Hints of cinnamon and vanilla complemented with a splash of bourbon make this applesauce decadent enough to serve as dessert, yet it's nutritious and totally acceptable to eat for breakfast.
I have a soft spot in my heart for fall. Sure, I'm sad to see summer go (and always a little scared about the inevitable dreary, dark, and cold days coming for us in New England), but I welcome a reason to get back in the kitchen. It feels good to trade quick dinners on the grill, fresh tomato salads, and rosé on the porch with slower cooked meals on the stove and roasted heartier vegetables while sipping a bold glass of red wine.
I'm a big believer in seasonal eating. It's when the food tastes the best and offers the most nutrition. As I pick the last of my garden tomatoes and eggplants (summer really held on this year!), I'm ready to transition into the flavors of fall. It doesn't get much more quintessential New England-fall than apples, freshly picked from the tree (followed by eating an apple cider donut, of course). Sure, you can pretty much get apples year-round in the grocery store these days, but this is the best time of year to eat them.
If you find yourself, like I do, with pounds upon pounds of apples, I highly recommend you make this applesauce. There are so many delicious ways to savor the fruit of this season, but homemade applesauce is a fall staple in my house. This recipe is simple, yet it feels like you made something special. An added bonus is that it makes your house smell of cinnamon and apples - what could be better? The best part about this recipe is it's so easy to make (and almost as hard to mess up). I promise, you won't want the store-bought stuff ever again.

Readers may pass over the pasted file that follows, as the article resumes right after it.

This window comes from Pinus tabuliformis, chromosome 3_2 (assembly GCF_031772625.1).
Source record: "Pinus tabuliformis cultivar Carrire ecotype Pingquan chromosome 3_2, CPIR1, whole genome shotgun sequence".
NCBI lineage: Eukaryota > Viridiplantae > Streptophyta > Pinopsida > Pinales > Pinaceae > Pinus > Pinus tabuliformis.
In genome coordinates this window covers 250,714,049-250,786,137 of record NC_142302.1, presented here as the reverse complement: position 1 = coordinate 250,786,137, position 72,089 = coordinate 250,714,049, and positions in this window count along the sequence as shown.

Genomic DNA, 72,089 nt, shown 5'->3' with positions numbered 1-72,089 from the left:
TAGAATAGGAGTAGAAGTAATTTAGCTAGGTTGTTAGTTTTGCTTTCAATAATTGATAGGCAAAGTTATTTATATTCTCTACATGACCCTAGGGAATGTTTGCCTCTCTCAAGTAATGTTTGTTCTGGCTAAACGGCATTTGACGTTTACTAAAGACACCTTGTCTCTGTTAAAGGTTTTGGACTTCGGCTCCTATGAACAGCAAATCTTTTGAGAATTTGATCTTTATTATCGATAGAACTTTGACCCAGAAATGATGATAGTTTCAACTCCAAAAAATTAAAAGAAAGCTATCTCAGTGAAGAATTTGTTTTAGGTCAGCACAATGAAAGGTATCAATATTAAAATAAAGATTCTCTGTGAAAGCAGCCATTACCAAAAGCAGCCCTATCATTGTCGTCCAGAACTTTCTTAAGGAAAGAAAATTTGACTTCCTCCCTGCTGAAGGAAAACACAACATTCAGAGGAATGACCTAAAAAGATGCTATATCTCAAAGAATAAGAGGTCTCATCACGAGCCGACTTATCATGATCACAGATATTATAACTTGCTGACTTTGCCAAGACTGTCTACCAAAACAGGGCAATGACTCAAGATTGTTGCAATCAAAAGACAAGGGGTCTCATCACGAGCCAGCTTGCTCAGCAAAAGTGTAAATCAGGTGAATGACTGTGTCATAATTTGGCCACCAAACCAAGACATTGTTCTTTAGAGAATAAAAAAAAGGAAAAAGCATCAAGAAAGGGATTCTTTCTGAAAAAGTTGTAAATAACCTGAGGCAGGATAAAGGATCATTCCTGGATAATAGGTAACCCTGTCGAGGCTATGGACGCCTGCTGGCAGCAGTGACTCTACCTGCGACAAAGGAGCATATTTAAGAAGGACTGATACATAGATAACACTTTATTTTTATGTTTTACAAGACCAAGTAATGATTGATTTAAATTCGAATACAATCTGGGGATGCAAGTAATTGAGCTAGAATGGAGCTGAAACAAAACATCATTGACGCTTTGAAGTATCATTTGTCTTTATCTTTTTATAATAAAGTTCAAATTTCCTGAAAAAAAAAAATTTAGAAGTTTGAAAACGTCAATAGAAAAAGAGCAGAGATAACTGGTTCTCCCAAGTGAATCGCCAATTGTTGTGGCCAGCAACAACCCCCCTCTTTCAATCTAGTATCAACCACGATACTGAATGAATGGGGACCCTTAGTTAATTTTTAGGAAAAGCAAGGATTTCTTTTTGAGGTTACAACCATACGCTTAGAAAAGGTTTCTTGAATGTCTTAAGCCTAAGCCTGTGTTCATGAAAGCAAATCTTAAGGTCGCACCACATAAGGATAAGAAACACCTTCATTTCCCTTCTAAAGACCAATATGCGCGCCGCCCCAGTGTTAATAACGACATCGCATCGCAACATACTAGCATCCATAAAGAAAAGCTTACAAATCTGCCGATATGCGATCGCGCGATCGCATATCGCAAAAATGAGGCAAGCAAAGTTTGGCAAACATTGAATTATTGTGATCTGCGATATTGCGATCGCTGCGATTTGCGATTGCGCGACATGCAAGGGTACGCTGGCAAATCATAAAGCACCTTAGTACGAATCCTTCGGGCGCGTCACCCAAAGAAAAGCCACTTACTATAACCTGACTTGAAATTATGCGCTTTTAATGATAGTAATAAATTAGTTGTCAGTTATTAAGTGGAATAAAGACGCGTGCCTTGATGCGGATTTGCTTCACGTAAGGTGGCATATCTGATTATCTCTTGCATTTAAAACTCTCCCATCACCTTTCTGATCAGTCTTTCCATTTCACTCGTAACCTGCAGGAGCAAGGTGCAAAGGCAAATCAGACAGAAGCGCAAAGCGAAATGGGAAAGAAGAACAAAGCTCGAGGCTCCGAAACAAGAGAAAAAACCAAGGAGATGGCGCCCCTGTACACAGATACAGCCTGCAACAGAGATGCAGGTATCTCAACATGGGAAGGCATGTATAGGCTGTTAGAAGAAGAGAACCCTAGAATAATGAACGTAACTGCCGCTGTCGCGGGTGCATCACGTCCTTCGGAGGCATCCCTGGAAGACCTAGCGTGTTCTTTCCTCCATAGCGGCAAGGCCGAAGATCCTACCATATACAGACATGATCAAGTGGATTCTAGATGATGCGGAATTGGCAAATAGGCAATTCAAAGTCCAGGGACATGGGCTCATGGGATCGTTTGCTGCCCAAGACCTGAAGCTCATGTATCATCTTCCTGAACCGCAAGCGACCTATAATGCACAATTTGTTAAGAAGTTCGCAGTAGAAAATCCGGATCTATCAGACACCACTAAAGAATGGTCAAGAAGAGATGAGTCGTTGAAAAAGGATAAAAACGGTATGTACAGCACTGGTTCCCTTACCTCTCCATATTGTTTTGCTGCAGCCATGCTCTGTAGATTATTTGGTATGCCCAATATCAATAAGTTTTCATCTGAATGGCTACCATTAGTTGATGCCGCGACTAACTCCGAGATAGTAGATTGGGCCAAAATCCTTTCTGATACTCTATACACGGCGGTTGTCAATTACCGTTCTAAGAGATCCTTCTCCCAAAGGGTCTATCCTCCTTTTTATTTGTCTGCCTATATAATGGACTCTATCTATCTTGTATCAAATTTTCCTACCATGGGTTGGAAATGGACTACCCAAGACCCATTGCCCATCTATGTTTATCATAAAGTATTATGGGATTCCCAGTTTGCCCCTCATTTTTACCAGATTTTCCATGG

A few notes:
- I leave the peel on the apples. It's where most of the fiber is (making this more nutritious and filling than your typical applesauce) and I like the texture of having a little bit of something to chew. If that's not your thing, feel free to peel the apples. Your cooking time may be a little less so keep a closer eye on pot.
- Don't stress about quantities here. This is one of those super flexible recipes and being exact with your measurements it not necessary.
- This is not the place to use the fancy bourbon. I used Kirkland brand from Costco, but any brand will do.
Vanilla Bourbon Apple Sauce
Makes 12-14 servings
- Approximately 1 cup of water
- 2 tsp bourbon vanilla extract such as this one (or regular vanilla extract)
- A big splash (about 3 Tbsp.) of bourbon
- 2 tsp. cinnamon, plus more for serving (optional).
- Roughly chop apples into 1-inch pieces.
- Add chopped apples and water to a large soup/stock pot or dutch oven. Cover and cook over medium-high heat until water starts to boil, then turn down to medium-low and let simmer until apples begin to soften, approximately 20 minutes. Stir occasionally so apples cook evenly.
- When apples start to soften, add vanilla extract, bourbon, and cinnamon. Stir again and let simmer uncovered for another 10-15 minutes so some of the liquid begins to evaporate.
- When apples are very soft, mash with a potato masher or large wooden spoon. If liquid remains, let simmer a little longer until it's the desired consistency.
- Sprinkle additional cinnamon if desired.
Serve warm as a side or dessert or chill in refrigerator and enjoy on top of plain yogurt, oatmeal, or overnight oats. Store leftovers in an airtight container in the refrigerator for up to 5 days or the freezer for up to 2-3 months.
*Any type of juicy apples will work well here, but avoid anything too tart like pink lady or granny smith unless you prefer your applesauce on the tart side. I used a mix of honeycrisp and Fuji this time, but have made it with macoun, empire, or cortland as well.